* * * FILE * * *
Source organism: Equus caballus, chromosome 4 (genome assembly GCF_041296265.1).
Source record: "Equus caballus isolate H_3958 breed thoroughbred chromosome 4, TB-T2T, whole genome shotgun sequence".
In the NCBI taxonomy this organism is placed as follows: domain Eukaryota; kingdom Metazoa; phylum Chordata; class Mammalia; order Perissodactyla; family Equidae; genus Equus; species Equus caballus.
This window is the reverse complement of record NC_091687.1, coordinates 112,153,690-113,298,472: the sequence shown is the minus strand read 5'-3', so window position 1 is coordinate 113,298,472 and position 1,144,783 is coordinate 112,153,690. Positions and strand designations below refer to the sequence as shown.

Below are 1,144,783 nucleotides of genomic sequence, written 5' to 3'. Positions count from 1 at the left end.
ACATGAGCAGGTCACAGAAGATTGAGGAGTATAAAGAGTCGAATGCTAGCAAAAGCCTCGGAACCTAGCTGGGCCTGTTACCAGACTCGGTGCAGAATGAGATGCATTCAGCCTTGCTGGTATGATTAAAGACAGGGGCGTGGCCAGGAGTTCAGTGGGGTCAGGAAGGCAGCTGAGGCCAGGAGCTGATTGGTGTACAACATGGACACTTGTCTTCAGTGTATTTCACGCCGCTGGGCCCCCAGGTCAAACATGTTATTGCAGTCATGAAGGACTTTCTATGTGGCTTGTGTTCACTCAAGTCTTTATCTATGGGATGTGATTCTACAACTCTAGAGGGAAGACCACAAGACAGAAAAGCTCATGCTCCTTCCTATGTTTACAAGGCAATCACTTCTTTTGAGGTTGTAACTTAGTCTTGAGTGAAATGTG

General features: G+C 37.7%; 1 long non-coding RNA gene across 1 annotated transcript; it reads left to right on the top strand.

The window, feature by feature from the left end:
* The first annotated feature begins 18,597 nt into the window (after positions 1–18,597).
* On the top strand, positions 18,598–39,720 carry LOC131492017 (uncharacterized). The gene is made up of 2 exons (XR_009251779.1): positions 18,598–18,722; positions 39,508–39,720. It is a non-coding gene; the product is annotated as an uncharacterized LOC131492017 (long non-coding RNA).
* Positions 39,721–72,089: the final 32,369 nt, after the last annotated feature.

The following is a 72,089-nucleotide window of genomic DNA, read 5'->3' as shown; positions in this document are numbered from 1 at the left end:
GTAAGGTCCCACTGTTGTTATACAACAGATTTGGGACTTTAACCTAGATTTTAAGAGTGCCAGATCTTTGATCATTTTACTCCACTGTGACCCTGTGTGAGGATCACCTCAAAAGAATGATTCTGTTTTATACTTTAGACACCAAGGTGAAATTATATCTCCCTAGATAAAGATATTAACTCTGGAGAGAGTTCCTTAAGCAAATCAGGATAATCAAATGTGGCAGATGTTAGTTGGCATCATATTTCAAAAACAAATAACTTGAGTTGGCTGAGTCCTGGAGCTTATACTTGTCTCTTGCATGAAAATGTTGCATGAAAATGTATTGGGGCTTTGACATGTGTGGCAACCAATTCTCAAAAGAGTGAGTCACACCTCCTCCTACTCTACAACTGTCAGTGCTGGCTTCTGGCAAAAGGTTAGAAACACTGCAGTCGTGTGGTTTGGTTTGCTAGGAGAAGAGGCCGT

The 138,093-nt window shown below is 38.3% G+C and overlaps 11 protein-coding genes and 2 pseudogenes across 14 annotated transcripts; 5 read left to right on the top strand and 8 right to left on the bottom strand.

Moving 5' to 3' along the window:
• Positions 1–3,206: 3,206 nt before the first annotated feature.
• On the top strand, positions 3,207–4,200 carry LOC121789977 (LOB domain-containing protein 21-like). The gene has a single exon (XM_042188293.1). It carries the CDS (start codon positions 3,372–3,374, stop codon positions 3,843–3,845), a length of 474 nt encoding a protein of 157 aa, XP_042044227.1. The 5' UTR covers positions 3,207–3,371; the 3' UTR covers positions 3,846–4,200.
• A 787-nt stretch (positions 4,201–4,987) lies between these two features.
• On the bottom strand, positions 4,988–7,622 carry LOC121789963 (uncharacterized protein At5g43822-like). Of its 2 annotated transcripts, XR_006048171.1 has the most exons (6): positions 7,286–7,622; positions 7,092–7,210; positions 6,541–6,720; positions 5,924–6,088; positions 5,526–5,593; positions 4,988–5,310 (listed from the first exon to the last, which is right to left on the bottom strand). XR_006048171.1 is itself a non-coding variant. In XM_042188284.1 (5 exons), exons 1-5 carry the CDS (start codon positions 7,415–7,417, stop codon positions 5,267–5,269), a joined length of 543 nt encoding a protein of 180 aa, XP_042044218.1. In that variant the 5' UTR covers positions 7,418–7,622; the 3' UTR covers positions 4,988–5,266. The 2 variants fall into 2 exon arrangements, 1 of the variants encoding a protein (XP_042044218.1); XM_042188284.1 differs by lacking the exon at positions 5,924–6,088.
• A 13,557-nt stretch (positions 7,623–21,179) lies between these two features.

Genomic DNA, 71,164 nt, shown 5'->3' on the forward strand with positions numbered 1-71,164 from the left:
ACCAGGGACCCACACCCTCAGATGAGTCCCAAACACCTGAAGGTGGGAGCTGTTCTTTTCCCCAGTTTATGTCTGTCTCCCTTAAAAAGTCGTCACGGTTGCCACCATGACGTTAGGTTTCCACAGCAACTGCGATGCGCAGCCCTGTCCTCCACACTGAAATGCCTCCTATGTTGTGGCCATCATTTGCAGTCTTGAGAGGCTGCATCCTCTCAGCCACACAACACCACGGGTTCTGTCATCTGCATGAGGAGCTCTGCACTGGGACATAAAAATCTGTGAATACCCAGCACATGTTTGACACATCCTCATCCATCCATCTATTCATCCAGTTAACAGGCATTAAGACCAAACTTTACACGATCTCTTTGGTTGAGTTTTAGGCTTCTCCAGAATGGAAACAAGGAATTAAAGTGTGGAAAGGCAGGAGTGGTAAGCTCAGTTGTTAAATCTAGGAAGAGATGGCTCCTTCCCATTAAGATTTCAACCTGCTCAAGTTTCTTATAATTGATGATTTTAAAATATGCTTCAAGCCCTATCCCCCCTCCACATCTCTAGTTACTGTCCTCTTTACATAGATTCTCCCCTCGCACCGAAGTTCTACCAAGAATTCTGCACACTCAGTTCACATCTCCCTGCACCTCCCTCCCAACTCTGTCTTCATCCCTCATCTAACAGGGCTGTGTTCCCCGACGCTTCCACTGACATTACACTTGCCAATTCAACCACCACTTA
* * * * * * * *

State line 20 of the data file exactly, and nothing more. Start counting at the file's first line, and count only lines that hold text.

• A 13,557-nt stretch (positions 7,623–21,179) lies between these two features.